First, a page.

Would you choose to practice Yoga because you want to change life habits?
I do it all the time.
What are the things in your life you do repeatedly? Without thinking too much about them.
The list is never ending but surprisingly we don’t check it often. What I mean is, we ‘live’ lots of habits which got set at some point for some reason. However, at this point in our life it may still be relevant. But it may not.
It may still be useful or beneficial because it’s the way we know things should be done. On the other hand, all of that may have changed.
I am sure you see where I am coming from, though all examples are somewhat arbitrary.
Our brains are similar to computers: programs get installed and used in the same fashion over and over again.
What happened to updating our brains’ patterns?
We upgrade appliances and devices or their operating systems.
For ourselves we often only do this when we have to.
For example you get promoted. Suddenly you move amongst a different crowd and different dress code, manners and attitudes are required.
We may make a discovery and change the knowledge we hold about something in our life. But we don’t change how we think or talk about the subject. We don’t adjust our behaviour.
We ‘know better’ but we don’t do differently.
For example we know that less processed food is more nutritious and healthier. Yet we may continue buying a brand we have used for years despite the fact that superior products have come on offer.
The problem is that most of our mental processing is unconscious. And as long as we aren’t aware of what, why and how, we won’t change it.
I was brought up having toast and jam for breakfast. Still like it a lot.
Yet I know that the nutritional value isn’t outstanding, there are no fresh vitamins and a lot of sugar in jam and marmalade and most days I feel hungry again 3 hours later.
So, I alternate the ‘traditional’ with healthier options.
But my ‘default’ breakfast remains toast and jam.
It took me years to know that I can choose every day anew.
Our own choices determine what we accept as good or beneficial for us.
Statistically not many people who make new resolutions keep them.
And we all know that changing ‘a thing’, a piece of clothing or a gadget may be a lot easier than changing a way of thinking or feeling or doing.
Ultimately the process is very similar.
We may want to get started by making the decision of what to change. What exactly do we want or how exactly do we want to behave or feel?
5 tips on how to approach changing or acquiring a habit
Don’t just decide to ‘sit up straighter’. You want to achieve a posture which is elegant, confident, that benefits your bones and joints. (habit: sit any old way that seems comfortable)
Don’t just look for a better job. Know what a better job provides, more money, happy colleagues, progressive development, liberal working hours. (habit: this is what I know and it’ll do)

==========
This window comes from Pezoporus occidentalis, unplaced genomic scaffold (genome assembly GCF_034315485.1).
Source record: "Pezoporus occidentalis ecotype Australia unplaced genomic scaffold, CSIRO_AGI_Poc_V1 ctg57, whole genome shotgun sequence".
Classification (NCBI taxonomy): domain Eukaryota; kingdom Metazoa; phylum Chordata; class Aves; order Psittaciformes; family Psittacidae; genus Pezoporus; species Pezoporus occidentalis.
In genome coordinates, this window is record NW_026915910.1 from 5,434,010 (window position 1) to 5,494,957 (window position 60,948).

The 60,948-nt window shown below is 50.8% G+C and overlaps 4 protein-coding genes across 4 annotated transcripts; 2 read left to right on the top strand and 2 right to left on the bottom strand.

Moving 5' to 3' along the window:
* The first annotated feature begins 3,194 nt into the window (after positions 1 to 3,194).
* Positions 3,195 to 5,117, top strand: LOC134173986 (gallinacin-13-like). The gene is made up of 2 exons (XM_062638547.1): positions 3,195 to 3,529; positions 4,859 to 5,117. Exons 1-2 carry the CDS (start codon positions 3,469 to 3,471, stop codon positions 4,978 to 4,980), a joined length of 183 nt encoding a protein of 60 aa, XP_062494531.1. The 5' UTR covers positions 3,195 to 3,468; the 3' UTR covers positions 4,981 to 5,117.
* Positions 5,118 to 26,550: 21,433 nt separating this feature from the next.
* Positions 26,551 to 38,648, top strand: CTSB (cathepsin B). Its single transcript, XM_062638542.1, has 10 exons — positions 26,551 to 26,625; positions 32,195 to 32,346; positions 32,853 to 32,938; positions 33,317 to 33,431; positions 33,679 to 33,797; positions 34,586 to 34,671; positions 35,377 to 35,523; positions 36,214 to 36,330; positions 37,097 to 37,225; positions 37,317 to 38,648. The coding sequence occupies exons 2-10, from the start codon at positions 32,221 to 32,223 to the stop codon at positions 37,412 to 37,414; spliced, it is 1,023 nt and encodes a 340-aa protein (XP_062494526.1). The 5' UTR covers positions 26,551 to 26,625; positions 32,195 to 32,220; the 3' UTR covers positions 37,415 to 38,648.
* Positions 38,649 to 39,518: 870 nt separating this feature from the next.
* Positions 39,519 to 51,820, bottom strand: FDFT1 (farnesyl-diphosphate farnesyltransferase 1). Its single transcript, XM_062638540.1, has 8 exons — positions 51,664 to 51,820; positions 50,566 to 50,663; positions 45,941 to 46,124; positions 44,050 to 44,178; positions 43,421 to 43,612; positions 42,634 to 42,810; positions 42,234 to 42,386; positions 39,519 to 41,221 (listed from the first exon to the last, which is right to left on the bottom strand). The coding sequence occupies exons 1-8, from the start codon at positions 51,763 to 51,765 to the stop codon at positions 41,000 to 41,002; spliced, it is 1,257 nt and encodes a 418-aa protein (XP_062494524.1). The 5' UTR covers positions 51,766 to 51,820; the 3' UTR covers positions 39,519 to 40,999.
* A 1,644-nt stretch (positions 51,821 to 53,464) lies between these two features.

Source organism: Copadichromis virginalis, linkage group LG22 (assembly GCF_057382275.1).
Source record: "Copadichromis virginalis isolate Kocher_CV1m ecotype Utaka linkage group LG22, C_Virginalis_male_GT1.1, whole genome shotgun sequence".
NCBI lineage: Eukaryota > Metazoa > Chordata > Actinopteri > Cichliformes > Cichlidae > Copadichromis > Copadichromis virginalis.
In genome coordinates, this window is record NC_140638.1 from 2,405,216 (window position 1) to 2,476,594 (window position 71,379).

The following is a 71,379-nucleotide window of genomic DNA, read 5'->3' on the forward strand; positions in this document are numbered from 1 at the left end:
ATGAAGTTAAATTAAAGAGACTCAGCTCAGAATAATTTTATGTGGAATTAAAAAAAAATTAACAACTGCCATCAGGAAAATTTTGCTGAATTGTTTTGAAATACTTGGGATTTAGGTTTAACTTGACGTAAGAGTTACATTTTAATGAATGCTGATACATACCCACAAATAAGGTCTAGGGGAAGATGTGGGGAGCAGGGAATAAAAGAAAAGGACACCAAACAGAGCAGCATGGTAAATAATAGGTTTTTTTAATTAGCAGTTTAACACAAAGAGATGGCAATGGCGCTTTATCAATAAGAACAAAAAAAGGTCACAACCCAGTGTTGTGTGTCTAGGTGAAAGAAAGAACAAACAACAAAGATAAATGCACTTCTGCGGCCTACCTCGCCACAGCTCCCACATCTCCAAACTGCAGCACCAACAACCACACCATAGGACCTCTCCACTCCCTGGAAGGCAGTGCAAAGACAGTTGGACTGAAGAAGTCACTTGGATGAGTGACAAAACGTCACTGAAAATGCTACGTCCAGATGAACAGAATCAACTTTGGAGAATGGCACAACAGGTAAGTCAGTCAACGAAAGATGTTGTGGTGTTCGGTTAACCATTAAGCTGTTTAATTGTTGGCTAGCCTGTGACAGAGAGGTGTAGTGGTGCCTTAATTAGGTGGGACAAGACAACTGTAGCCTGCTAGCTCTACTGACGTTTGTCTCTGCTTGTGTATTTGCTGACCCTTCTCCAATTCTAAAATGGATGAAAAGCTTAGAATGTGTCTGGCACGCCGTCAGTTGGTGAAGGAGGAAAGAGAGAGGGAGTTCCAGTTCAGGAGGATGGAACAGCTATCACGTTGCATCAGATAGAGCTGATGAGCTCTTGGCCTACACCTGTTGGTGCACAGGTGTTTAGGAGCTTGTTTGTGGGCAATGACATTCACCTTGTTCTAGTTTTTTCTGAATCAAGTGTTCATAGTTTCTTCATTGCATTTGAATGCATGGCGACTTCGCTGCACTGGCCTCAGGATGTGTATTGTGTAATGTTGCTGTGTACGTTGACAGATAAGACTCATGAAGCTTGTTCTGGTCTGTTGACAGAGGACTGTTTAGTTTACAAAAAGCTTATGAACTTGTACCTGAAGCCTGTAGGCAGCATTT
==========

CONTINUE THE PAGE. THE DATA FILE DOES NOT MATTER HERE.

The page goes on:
1. Make a plan how you will get there.
2. Make it measurable, set deadlines and measure regularly.
4. Prepared for setbacks?
It is all too easy to give up for no good reason. Be prepared for your
plan not to work out easily without obstacles. Regular check ups
are essential because they prevent us from coming too far off our
intended course, thereby making it easier to correct the direction.
How will you react mentally and emotionally when you are not
progressing as well as you expected?
Be honest and admit to cheating or flaws in your plan. It doesn’t
mean failure, but an opportunity to learn. Often we are so focussed
on the end result that we don’t see the little steps we need to take.
If you can’t reach the next step, maybe it’s necessary to split it into
three smaller ones.
That way you don’t fail. Instead you win, grow more confident and become more flexible.
Keep your focus on the goal, don’t let yourself get dragged down by
emotions like “Poor me”, “I will never do it”, “it’s so hard”. They are
all patterns you picked up somewhere and they keep you from
5. Schedule Celebrations
As you check on your progress appreciate your input, work, dedication and achievements.
Do something fun that is in line with your goal and the things you value in life.
This grows your confidence and motivation.
E.g. if losing weight don’t celebrate with a large pizza and wine.
You may be thinking “where is he going with all this? I thought it was about habits and how to change them” using Yoga.
If you look back at point 1- 5, you’ll find them easy to apply in the process of learning or practicing a posture.
And take a few minutes at the end of the session relaxing, absorbing in body and mind the processes you decided to go through, rediscover, unlearn and master.
Enjoying the practice of Yoga regularly can indeed be a way to help us change, change habits, attitudes and beliefs about ourselves.
Over the past year or so I have discovered for myself how refreshing setting goals and striving toward them and achieving them actually is.
Goals have to be interesting enough and you have to see and believe in the purpose of the goal. After all, the more we feel fulfilled the happier we become. Choosing realistic steps, and learning what is realistic, humbles and educates us.
Much of our day to day life is ruled by habits. Change them and the beliefs behind them and you change the way you feel about your life.
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